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Associations between Lifestyle Factors and Neurocognitive Impairment among Chinese Adolescent and Young Adult (AYA) Survivors of Sarcoma

School of Pharmacy, Faculty of Medicine, The Chinese University of Hong Kong, Hong Kong, China
Department of Clinical Oncology, Faculty of Medicine, The Chinese University of Hong Kong, Hong Kong, China
Department of Psychology, The Chinese University of Hong Kong, Hong Kong, China
Department of Orthopaedics & Traumatology, Prince of Wales Hospital, Hong Kong, China
Department of Paediatrics, Faculty of Medicine, The Chinese University of Hong Kong, Hong Kong, China
Department of Paediatrics & Adolescent Medicine, Hong Kong Children’s Hospital, Hong Kong, China
Hub of Paediatric Excellence, The Chinese University of Hong Kong, Hong Kong, China
Author to whom correspondence should be addressed.
Cancers 2023, 15(3), 799;
Received: 7 December 2022 / Revised: 20 January 2023 / Accepted: 23 January 2023 / Published: 28 January 2023
(This article belongs to the Special Issue Cognitive Outcomes in Cancer: Recent Advances and Challenges)



Simple Summary

Young survivors of bone tumors and soft-tissue sarcoma are at risk of cognitive impairment due to their previous cancer therapies and the development of cancer-/treatment-related chronic health conditions as they age. We postulate that a compromised health status, coupled with the continued engagement in an unhealthy lifestyle during survivorship, may further exacerbate cognitive impairment among survivors. Our study found that survivors of bone tumors and soft-tissue sarcoma demonstrated impairment in attention, processing speed and executive function (higher order thinking ability). Low physical activity and smoking were associated with inattention. Survivors who worked >9 h per day had worse executive function than those with shorter working hours. Of note is that survivors who had a chronic health condition and were physically inactive demonstrated the worst attention and executive function performance. Our findings support continual efforts to investigate intervention targets and leverage health behaviors as modifiable risk factors to prevent cognitive dysfunction in this population.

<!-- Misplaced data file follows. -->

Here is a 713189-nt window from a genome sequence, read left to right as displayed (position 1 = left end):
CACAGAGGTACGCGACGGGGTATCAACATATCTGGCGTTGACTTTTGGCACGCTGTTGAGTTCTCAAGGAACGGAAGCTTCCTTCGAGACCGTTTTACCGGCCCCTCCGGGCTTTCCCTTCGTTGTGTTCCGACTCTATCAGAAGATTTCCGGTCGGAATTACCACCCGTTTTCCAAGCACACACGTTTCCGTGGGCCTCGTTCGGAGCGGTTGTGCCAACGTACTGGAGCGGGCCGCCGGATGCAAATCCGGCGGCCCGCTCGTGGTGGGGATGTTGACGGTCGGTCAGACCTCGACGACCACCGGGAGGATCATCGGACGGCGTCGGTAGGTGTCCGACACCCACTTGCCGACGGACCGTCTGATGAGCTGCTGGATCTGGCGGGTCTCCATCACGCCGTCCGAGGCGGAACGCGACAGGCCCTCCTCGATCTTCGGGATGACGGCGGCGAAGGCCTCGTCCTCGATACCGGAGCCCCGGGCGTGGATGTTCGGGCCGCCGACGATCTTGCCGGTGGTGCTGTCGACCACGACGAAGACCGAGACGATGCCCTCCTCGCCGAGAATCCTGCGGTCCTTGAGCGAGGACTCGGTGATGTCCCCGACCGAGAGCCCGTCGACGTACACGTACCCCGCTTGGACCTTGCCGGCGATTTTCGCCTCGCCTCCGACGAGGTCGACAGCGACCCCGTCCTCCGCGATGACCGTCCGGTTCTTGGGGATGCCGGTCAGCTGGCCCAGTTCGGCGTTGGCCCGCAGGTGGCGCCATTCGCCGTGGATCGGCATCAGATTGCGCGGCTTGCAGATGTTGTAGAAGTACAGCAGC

Background: The effect of lifestyle on neurocognitive impairment among cancer survivors remain an understudied area. This study explored the association between lifestyle factors and neurocognitive outcomes (specifically, attention, memory, processing speed and cognitive flexibility) in AYA survivors (aged 15–39 years) of sarcoma. Methods: This study recruited 116 AYA survivors (age 28.2 (SD = 8.2) years), who were diagnosed with osteosarcoma (49%) or soft-tissue sarcoma (51%) at age 13.3 (SD = 7.2) years. The neurocognitive battery included measures of attention, memory, motor-processing speed, and cognitive flexibility. Survivors reported health-damaging practices, which included: physical inactivity, smoking, alcohol intake, inadequate sleep (<7 h of actual sleep/day), sleep-related fatigue (Multidimensional Fatigue Scale) and long working hours (>9 h/day). General linear modeling was conducted to examine the association between lifestyle factors and neurocognitive outcomes, adjusting for age at diagnosis, sex, education attainment and clinical/treatment variables. Results: At 14.9 (SD = 7.6) years post-diagnosis, survivors demonstrated impairment in attentiveness (4.3–13.0%), processing speed (34.5%) and cognitive flexibility (18.1%). Nearly half (45.7%) had developed a chronic health condition (CHC). Low physical activity (estimate = −0.97, p = 0.003) and sleep-related fatigue (estimate = −0.08, p = 0.005) were associated with inattention. Survivors who worked >9 h/day (n = 15) demonstrated worse attention (estimate = 5.42, p = 0.023) and cognitive flexibility (estimate = 5.22, p = 0.005) than survivors who worked ≤9 h/day (n = 66). Interaction analysis (CHCs*physical activity) showed that survivors who developed CHCs and reported low physical activity had worse attention (p = 0.032) and cognitive-flexibility (p = 0.019) scores than other subgroups. Conclusion: Treatment-related CHCs, coupled with continued physical inactivity, may exacerbate inattention and executive dysfunction among survivors. Long working hours and sleep-related fatigue are associated with worse functioning; this finding should be validated with prospective assessment of work-related stressors and objective sleep measures.